Have you ever watched two horses in a pasture or paddock, contentedly scratching each others’ withers or rumps with their teeth? They do this because it feels good. If scratching each other with their teeth makes them feel good, it stands to reason that massaging their skin with a brush will also make them feel good.
Even without a companion, horses will seek to groom themselves. Turn a sweaty saddle horse out into a pen after hard use and what is the first thing that horse will do? He will lie down and roll in the sand, rubbing away accumulated sweat and scratching itchy spots. When the horse has finished rolling, it will get to its feet and send dust and dirt flying as its shakes itself vigorously. Both actions are a form of self-grooming and self-cleansing.
As the horse’s caretaker, we can help with that feel-good grooming process. Horses should be groomed both before and after being ridden or driven. Grooming before riding helps make certain that there is nothing tangled in the hair where the saddle or harness will rest. Grooming after the ride helps remove sweat and debris that accumulated during exertion.
Daily grooming also gives you a chance to detect and monitor any injuries or other health problems such as cuts, skin infections, allergic reactions, thrush, etc. Finding health problems early gives you the best chance of treating them successfully.
Grooming your horse is something that should become a habit. However, it is not the easiest habit to lock into. After all, it does take time, and we often are in a hurry. Here in the west we call it a “cowboy brushing” when we need to get saddled in a hurry (when cattle have broken through a fence or some other emergency has arisen). A cowboy brushing means that you quickly run your hand over the area where the saddle rests and under the belly where the cinch goes, making certain that those areas of the body are clear of debris.
That being said, there aren’t many times when such haste is essential. If we are going to ask that horse to carry us either in work or for pleasure for several hours at a stretch, we certainly can take a few minutes to groom him before climbing aboard. And, when we are finished with the horse, a thorough grooming should be the order of the day.
While grooming is designed to help maintain a healthy skin and hair coat, there can be side benefits. This is especially true with stallions and young horses. During breeding season, stallions often are bred or collected once or more per day. It doesn’t take long for them to make the connection between leaving the stall and mating. In the process they can turn rank, fighting the handlers to get to the mare or breeding dummy.
By taking the stallion from his stall at least once a day for grooming, a handler can convince the horse that merely being led from the stall doesn’t necessarily mean covering a mare is imminent. It can make a big difference in the stallion’s behavior.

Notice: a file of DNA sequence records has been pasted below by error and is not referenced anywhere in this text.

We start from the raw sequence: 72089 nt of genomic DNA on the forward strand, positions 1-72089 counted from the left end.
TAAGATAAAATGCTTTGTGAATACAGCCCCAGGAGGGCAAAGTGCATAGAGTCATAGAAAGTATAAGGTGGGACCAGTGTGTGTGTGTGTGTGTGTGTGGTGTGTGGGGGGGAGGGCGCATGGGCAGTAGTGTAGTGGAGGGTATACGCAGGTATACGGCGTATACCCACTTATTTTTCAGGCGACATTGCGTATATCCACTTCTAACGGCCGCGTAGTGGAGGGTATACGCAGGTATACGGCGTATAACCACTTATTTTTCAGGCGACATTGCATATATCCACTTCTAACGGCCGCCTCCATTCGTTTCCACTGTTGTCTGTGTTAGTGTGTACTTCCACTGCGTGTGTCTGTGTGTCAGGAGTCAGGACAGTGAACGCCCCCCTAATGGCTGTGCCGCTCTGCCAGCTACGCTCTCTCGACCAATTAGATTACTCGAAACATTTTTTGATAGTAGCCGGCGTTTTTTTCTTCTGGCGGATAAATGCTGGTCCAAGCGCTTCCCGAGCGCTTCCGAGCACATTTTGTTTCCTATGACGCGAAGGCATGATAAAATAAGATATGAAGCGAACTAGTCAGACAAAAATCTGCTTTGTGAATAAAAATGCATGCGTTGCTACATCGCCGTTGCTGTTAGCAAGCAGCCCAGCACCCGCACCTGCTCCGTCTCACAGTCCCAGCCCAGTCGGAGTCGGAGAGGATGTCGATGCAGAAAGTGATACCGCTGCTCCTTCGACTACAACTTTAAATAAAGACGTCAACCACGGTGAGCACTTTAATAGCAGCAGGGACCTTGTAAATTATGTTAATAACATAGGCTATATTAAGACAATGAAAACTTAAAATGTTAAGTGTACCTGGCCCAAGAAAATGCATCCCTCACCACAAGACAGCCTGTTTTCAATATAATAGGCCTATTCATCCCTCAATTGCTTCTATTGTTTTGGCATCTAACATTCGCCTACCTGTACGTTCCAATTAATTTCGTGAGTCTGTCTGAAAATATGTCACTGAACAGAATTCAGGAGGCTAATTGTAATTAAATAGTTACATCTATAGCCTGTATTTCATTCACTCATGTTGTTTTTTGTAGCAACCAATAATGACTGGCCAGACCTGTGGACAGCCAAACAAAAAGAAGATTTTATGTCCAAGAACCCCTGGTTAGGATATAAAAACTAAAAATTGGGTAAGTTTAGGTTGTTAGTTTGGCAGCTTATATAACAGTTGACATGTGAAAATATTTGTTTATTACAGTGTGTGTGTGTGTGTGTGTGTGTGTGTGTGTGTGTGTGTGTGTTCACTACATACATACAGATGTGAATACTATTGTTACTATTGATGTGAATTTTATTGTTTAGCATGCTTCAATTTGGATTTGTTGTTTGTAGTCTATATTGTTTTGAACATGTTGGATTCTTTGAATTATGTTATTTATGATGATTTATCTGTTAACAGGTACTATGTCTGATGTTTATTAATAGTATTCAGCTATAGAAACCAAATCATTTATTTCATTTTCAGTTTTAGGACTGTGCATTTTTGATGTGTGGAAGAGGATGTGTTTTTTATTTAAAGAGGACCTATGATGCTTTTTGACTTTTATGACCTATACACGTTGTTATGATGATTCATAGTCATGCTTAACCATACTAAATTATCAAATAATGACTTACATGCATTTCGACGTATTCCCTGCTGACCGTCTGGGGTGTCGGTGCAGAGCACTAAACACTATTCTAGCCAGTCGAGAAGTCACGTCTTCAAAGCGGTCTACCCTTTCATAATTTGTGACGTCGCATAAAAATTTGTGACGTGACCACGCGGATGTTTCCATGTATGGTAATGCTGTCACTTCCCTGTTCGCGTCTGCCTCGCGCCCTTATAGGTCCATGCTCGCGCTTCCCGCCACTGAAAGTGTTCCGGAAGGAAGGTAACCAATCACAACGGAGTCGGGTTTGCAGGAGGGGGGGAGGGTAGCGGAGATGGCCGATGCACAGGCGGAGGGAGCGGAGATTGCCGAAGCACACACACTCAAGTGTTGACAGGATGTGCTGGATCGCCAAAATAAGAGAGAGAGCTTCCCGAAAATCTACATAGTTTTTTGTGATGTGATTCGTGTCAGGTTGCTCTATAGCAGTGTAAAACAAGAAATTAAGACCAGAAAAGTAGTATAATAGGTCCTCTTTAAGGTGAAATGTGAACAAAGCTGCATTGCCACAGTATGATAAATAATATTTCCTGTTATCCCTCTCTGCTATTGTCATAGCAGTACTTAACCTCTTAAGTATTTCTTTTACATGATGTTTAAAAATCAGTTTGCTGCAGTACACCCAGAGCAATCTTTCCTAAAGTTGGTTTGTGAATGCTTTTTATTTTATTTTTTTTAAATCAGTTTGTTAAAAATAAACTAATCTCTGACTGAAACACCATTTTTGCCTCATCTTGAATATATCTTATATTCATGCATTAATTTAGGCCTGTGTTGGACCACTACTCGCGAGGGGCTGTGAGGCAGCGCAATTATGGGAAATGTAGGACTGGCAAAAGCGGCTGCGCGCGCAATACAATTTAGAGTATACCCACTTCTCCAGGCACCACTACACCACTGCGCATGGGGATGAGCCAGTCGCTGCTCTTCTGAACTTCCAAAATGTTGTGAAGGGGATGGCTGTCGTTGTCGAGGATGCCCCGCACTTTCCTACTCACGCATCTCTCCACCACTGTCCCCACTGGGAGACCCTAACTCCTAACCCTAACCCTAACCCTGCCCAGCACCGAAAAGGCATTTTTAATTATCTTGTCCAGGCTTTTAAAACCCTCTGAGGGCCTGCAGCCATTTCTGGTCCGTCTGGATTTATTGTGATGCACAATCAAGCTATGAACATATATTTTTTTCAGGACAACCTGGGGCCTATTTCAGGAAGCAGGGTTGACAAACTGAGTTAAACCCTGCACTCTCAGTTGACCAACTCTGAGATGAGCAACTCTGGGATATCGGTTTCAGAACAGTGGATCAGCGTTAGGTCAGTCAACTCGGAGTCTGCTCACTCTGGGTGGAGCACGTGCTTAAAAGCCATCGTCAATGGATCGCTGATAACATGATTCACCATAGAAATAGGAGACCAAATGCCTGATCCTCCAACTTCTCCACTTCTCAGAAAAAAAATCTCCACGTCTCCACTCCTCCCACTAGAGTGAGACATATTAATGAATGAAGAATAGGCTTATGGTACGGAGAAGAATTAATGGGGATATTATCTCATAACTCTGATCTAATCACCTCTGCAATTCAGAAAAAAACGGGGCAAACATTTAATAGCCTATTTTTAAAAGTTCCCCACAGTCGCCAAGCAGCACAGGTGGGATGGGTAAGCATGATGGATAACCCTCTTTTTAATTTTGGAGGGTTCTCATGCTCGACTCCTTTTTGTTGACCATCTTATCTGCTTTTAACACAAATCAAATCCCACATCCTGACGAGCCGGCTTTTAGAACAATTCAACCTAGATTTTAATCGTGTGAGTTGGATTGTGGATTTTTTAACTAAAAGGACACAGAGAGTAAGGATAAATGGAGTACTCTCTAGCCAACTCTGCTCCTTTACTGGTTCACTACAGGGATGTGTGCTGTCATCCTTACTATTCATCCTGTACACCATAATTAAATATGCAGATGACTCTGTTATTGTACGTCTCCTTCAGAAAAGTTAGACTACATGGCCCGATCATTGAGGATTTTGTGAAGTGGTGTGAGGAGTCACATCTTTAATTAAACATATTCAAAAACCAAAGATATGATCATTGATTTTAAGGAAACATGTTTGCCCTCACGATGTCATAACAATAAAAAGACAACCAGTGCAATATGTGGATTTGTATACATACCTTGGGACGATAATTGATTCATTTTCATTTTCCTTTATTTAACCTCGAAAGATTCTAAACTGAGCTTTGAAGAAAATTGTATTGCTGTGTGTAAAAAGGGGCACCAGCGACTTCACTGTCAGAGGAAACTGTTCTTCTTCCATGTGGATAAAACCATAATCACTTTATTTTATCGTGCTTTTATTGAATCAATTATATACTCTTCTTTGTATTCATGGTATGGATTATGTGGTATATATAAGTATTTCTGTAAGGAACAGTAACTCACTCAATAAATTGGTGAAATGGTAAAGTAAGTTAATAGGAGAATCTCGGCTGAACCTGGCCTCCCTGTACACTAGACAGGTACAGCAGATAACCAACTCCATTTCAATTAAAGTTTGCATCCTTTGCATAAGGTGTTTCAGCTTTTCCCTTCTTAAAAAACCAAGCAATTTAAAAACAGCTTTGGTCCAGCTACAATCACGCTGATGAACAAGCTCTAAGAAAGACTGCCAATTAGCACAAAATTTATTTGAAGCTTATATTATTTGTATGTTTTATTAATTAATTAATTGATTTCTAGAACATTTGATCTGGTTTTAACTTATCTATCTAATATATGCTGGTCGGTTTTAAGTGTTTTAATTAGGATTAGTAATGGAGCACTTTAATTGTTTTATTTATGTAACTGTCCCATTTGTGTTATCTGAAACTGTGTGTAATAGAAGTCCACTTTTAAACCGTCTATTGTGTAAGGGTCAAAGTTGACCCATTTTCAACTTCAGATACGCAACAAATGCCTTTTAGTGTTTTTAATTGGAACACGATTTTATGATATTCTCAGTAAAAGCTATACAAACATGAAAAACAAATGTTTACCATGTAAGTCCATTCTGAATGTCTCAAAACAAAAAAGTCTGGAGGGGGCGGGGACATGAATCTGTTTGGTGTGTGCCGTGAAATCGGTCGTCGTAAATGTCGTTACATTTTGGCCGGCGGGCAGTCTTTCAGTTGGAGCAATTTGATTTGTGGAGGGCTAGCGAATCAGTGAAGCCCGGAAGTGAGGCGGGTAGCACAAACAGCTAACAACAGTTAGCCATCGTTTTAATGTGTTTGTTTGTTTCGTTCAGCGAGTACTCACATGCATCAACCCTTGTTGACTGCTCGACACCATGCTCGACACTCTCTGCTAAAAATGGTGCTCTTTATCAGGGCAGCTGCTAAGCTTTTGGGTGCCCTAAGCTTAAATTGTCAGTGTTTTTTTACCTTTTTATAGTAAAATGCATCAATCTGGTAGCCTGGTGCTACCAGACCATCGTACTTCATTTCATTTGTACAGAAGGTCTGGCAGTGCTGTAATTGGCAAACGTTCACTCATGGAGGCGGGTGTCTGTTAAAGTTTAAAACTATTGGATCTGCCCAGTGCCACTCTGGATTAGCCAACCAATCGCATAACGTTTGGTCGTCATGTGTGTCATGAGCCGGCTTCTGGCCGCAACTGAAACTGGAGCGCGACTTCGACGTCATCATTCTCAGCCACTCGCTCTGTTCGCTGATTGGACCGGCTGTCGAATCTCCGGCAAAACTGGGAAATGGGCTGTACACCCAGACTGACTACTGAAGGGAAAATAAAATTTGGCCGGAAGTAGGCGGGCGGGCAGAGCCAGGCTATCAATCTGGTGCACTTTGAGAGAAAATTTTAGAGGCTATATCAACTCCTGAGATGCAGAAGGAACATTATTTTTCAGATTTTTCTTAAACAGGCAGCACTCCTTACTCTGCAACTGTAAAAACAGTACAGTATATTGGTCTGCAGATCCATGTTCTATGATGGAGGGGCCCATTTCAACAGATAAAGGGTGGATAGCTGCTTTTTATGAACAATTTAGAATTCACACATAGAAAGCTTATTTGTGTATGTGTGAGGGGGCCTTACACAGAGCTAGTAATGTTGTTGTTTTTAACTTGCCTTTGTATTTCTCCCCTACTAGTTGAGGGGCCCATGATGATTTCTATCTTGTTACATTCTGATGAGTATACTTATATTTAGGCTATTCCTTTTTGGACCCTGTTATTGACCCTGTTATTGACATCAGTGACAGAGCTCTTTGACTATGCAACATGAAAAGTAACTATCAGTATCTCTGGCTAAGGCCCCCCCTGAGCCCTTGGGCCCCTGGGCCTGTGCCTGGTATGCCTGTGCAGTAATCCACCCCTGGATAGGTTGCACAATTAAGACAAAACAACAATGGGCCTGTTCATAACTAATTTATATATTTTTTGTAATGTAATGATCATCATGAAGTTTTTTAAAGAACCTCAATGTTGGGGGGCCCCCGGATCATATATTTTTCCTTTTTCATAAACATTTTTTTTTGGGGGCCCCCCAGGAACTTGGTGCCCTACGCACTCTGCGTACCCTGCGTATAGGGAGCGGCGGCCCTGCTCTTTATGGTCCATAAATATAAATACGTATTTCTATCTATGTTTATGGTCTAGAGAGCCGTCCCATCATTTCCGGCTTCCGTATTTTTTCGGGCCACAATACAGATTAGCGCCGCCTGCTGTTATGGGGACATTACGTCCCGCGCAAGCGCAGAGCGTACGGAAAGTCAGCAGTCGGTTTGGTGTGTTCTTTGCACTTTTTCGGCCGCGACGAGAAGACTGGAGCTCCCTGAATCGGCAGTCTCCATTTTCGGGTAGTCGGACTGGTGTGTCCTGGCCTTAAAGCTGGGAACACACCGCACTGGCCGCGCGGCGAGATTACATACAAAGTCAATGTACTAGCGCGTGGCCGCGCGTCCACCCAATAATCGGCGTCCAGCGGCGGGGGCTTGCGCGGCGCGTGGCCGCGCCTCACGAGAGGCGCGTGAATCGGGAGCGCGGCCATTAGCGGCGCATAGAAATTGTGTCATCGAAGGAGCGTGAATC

Grooming is also highly important in training young horses. It gives us a reason to put them in cross-ties or tie them to a hitching rail. They learn to stand patiently and enjoy what is happening to them. We also teach them to stand quietly for the farrier when their feet are picked up and worked on by routinely handling their feet. Grooming also serves as a training approach for standing quietly while being saddled.
One must be aware, however, that one size doesn’t fit all when it comes to grooming. It is an individual thing. Understanding each horse enables the groomer to pick the proper tools and to use them in such a way that the horse is not irritated.
Some horses have greater skin sensitivity than others. With some you can use a metal curry comb and apply it with vigor to the horse’s apparent satisfaction. If you use the same approach with a horse which has more sensitive skin, you will have a horse that flinches and avoids being groomed.
Fortunately, there are a wide variety of grooming tools on the market so that we can pick and choose what is best for each individual horse. Many of these tools are made of pliable plastic. Basic grooming tools include a hoof pick; curry comb–metal or plastic, with plastic being far more popular today; body brush with stiff bristles; brush with longer, softer bristles; mane and tail comb; sweat or water scraper; and grooming cloth. There are many variations in these basic tools, as well as in such helpful devices as specially designed vacuums (see “The Right Stuff” below).
It is not difficult to spot a clean, well-groomed horse, as the natural oils brought to the surface will cause the horse’s coat to gleam. Its mane and tail will ripple in the breeze with no signs of knots or tangles. There might even be a special little gleam in the horse’s eye because it feels good.
There is infinite variety when shopping for grooming tools. One can purchase plastic brushes that are designed to fit the hand and are equipped with flexible “fingers” that clean and massage. There are brushes with horsehair bristles, grooming combs with teeth that rotate to help clear tangled manes, portable vacuums that pull dust from the coat, brushes that are designed just for the horse’s face, specially designed bathing gloves, kits that contain everything needed in pulling and braiding manes…the list goes on and on.
And, oh yes, you can still purchase the old-fashioned metal curry comb. Only now, it often is referred to as the reversible shed ring.
And, of course, there are a great many grooming boxes available for holding the grooming equipment and supplies, making it possible to keep them all in one place instead of being scattered throughout the tack room or stable.
However, when all is said and done, it isn’t the number of items one has in the grooming box that is important. It is how and how often you use them that matters. Regular grooming is essential, whether done with the most sophisticated equipment available, or with a brush and old-fashioned metal curry comb.